The scheme severely dented the bank's cash reserves, and the negative publicity hurt its ability to attract and keep depositors. Baltimore County Savings' parent company lost $3.2 million in the six months through March and $7.4 million in the fiscal year before then.
Another bank hit by the kiting scheme, Carrollton Bancorp, which lost $1.8 million, has weathered the incident and still reported a profit for last year of $2.6 million.
Even before the scheme was uncovered, Baltimore County Savings had been operating under heightened regulatory scrutiny for a variety of reasons, including lack of a sufficient business plan.
In light of the battering the bank has taken, an initial appraisal included in the stock offering prospectus suggests that its new stock be priced at a steep discount to competitors that have gone public. Bouffard says the discount should be a draw for investors. "It's a good deal," he said.
The bank's previous CEO, Gary C. Loraditch, resigned in July in the wake of the kiting losses, and the board hired Bouffard, a Highlandtown native, away from his job as CEO of Patapsco Bancorp.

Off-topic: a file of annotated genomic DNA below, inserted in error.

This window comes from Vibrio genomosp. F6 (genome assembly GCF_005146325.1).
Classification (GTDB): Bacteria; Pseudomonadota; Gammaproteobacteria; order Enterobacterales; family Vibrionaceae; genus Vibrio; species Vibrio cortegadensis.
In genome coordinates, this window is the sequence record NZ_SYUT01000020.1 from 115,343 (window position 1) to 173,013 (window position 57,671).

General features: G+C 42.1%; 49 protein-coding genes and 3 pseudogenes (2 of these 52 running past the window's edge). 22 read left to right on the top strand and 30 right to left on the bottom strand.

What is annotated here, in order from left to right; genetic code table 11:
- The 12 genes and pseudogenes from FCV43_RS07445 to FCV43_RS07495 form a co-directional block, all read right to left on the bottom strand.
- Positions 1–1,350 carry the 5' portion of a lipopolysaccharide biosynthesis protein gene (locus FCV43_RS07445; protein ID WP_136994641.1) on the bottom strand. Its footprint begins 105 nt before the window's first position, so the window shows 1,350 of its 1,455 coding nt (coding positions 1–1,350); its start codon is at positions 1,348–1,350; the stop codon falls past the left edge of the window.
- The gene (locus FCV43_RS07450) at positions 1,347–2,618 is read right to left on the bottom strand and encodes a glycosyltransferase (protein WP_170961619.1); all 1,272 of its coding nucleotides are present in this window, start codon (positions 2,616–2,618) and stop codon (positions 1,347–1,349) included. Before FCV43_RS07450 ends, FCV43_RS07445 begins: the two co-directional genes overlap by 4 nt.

In a wide-ranging interview at the Double-T Diner in Perry Hall, down the street from the bank's main offices, Bouffard spoke about the bank's prospects and why he took the position.
"It's a great opportunity," Bouffard said of the job. "It's a good financial institution with tremendous potential in a great market I'm very familiar with."
He has been in banking for more than three decades, and he has never left Baltimore. He is so Bal'more-centric that he jokingly calls his son's decision to move to Northern Virginia "radical."
Bouffard may not be as flashy as other bankers who seek to expand through mergers and branch building, but he is highly regarded. "He's a very solid and focused type of person, and he's got an excellent background in banking knowledge," said Jan W. Clark, president at County National Bank, soon to be part of Olney-based Sandy Spring Bancorp.